Your healthcare provider can remove ParaGard ® at any time. After discontinuation of
ParaGard ®, its contraceptive effect is reversed.
Ideas about how ParaGard ® works include preventing sperm from reaching the egg, preventing sperm from fertilizing the egg, and preventing the egg from attaching (implanting) in the uterus. ParaGard ® does not stop your ovaries from making an egg (ovulating) each month.
Fewer than 1 in 100 women become pregnant each year while using ParaGard ®.
The table below shows the chance of getting pregnant using different types of birth control. The numbers show typical use, which includes people who don't always use birth control correctly.
|Method of birth control||Pregnancies per 100
women over one year
|Cap with Spermicides||20|
|Vaginal Sponge||20 to 40|
|Diaphragm with Spermicides||20|
|Condom without spermicides (female)||21|
|Condom without spermicides (male)||14|
|IUDs, Depo-Provera, implants, sterilization||less than 1|
You might choose ParaGard ®if you
You should not use ParaGard ® if you
ParaGard ® is placed in your uterus during an office visit. Your healthcare provider first examines you to find the position of your uterus. Next, he or she will cleanse your vagina and cervix, measure your uterus, and then slide a plastic tube containing ParaGard ® into your uterus. The tube is removed, leaving ParaGard ® inside your uterus. Two white threads extend into your vagina. The threads are trimmed so they are just long enough for you to feel with your fingers when doing a self-check. As ParaGard ® goes in, you may feel cramping or pinching. Some women feel faint, nauseated, or dizzy for a few minutes afterwards. Your healthcare provider may ask you to lie down for a while and to get up slowly.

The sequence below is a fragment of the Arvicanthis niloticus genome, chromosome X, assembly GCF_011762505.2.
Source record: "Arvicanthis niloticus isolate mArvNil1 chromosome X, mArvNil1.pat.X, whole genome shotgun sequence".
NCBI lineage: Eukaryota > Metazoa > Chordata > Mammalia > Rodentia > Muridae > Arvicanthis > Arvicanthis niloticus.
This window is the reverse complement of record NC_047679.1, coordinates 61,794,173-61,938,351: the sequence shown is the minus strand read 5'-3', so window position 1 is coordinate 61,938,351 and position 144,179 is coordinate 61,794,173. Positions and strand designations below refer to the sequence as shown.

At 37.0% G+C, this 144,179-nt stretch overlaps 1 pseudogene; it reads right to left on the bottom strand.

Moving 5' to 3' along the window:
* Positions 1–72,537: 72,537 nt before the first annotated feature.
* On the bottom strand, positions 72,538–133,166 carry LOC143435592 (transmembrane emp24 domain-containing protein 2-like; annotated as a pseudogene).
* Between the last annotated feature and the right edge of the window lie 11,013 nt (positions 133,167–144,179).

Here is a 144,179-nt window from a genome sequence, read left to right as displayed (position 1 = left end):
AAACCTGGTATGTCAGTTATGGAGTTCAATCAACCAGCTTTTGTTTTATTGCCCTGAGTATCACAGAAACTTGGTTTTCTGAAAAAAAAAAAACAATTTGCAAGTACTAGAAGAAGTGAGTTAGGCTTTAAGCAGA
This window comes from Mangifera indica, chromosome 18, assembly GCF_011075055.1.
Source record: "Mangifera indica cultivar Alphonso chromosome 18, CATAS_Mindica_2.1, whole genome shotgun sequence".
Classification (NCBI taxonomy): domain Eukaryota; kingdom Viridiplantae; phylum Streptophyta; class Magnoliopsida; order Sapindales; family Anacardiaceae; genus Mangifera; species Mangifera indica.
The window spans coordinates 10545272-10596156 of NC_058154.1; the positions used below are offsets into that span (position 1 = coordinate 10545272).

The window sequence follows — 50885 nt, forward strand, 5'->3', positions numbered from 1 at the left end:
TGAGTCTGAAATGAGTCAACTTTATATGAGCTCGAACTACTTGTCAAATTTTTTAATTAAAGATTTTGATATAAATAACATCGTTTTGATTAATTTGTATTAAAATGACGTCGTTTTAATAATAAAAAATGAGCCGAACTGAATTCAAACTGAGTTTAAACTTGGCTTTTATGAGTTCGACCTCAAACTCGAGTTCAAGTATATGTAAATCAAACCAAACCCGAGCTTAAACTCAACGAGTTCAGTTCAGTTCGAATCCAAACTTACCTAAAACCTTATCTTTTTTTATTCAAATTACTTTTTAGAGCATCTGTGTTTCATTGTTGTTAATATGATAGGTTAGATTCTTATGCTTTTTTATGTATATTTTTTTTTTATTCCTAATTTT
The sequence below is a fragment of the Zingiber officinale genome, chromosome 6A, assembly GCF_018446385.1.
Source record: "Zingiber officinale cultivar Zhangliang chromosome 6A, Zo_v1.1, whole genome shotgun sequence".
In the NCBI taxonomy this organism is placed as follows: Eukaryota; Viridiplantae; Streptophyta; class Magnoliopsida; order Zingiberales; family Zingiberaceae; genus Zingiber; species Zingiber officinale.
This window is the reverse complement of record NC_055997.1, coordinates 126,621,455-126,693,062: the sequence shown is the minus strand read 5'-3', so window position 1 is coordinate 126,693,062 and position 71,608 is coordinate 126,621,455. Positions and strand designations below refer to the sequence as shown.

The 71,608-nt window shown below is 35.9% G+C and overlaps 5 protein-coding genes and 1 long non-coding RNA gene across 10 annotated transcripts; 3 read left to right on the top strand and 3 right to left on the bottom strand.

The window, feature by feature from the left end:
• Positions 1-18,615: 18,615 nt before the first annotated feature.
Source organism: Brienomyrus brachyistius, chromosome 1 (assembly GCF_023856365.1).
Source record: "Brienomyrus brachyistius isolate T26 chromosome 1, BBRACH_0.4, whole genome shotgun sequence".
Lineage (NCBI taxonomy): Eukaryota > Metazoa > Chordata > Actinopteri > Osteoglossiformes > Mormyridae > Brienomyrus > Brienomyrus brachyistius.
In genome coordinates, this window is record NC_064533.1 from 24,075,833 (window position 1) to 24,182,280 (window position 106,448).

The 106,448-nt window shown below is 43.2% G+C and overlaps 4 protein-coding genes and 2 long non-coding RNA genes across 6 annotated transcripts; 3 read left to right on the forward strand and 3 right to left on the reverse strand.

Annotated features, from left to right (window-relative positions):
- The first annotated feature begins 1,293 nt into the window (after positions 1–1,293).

Visit your healthcare provider for a check-up about one month after placement to make sure ParaGard ® is still in your uterus.
You can also check to make sure that ParaGard ® is still in your uterus by reaching up to the top of your vagina with clean fingers to feel the two threads. Do not pull on the threads. If you cannot feel the threads, ask your healthcare provider to check if ParaGard ® is in the right place. If you can feel more of ParaGard ® than just the threads, ParaGard ® is not in the right place. If you can’t see your healthcare provider right away, use an additional birth control method. If ParaGard ® is in the wrong place, your chances of getting pregnant are increased. It is a good habit for you to check that ParaGard ® is in place once a month.
You may use tampons when you are using ParaGard ®.